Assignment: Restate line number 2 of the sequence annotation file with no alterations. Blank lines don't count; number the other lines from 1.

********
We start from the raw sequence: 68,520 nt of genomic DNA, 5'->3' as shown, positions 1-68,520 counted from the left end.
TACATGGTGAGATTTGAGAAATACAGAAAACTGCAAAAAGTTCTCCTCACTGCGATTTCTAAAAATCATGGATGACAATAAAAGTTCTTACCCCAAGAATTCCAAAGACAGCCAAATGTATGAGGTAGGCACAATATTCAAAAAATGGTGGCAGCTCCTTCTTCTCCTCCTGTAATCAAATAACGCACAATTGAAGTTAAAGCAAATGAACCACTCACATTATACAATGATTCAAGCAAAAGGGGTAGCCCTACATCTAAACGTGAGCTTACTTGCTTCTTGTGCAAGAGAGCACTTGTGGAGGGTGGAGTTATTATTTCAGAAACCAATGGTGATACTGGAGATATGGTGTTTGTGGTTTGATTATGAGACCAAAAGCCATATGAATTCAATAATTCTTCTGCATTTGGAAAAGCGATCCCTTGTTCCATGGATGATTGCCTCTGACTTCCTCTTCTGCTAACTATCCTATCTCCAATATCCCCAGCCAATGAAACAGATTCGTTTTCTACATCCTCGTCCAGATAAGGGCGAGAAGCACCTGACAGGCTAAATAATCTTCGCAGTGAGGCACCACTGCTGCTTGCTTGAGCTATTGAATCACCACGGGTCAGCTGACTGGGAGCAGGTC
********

TACATGGTGAGATTTGAGAAATACAGAAAACTGCAAAAAGTTCTCCTCACTGCGATTTCTAAAAATCATGGATGACAATAAAAGTTCTTACCCCAAGAATTCCAAAGACAGCCAAATGTATGAGGTAGGCACAATATTCAAAAAATGGTGGCAGCTCCTTCTTCTCCTCCTGTAATCAAATAACGCACAATTGAAGTTAAAGCAAATGAACCACTCACATTATACAATGATTCAAGCAAAAGGGGTAGCCCTACATCTAAACGTGAGCTTACTTGCTTCTTGTGCAAGAGAGCACTTGTGGAGGGTGGAGTTATTATTTCAGAAACCAATGGTGATACTGGAGATATGGTGTTTGTGGTTTGATTATGAGACCAAAAGCCATATGAATTCAATAATTCTTCTGCATTTGGAAAAGCGATCCCTTGTTCCATGGATGATTGCCTCTGACTTCCTCTTCTGCTAACTATCCTATCTCCAATATCCCCAGCCAATGAAACAGATTCGTTTTCTACATCCTCGTCCAGATAAGGGCGAGAAGCACCTGACAGGCTAAATAATCTTCGCAGTGAGGCACCACTGCTGCTTGCTTGAGCTATTGAATCACCACGGGTCAGCTGACTGGGAGCAGGTC